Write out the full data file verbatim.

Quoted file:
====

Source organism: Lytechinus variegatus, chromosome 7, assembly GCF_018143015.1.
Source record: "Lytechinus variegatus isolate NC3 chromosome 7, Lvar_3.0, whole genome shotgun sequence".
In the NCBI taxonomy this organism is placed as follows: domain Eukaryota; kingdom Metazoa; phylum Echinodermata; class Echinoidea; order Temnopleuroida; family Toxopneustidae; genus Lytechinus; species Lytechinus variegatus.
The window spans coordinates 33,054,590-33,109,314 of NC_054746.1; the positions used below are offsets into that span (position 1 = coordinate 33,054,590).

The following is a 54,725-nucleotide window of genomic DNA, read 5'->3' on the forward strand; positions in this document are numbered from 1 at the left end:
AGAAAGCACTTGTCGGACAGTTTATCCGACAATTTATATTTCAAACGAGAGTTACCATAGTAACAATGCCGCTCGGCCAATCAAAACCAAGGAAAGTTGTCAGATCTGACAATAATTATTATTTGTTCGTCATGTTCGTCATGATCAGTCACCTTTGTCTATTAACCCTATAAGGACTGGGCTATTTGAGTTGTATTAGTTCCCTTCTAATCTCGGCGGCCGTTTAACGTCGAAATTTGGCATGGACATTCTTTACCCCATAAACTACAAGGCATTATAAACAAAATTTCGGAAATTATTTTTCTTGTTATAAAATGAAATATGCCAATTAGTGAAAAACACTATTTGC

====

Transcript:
Source organism: Lytechinus variegatus, chromosome 7, assembly GCF_018143015.1.
Source record: "Lytechinus variegatus isolate NC3 chromosome 7, Lvar_3.0, whole genome shotgun sequence".
In the NCBI taxonomy this organism is placed as follows: domain Eukaryota; kingdom Metazoa; phylum Echinodermata; class Echinoidea; order Temnopleuroida; family Toxopneustidae; genus Lytechinus; species Lytechinus variegatus.
The window spans coordinates 33,054,590-33,109,314 of NC_054746.1; the positions used below are offsets into that span (position 1 = coordinate 33,054,590).

The following is a 54,725-nucleotide window of genomic DNA, read 5'->3' on the forward strand; positions in this document are numbered from 1 at the left end:
AGAAAGCACTTGTCGGACAGTTTATCCGACAATTTATATTTCAAACGAGAGTTACCATAGTAACAATGCCGCTCGGCCAATCAAAACCAAGGAAAGTTGTCAGATCTGACAATAATTATTATTTGTTCGTCATGTTCGTCATGATCAGTCACCTTTGTCTATTAACCCTATAAGGACTGGGCTATTTGAGTTGTATTAGTTCCCTTCTAATCTCGGCGGCCGTTTAACGTCGAAATTTGGCATGGACATTCTTTACCCCATAAACTACAAGGCATTATAAACAAAATTTCGGAAATTATTTTTCTTGTTATAAAATGAAATATGCCAATTAGTGAAAAACACTATTTGC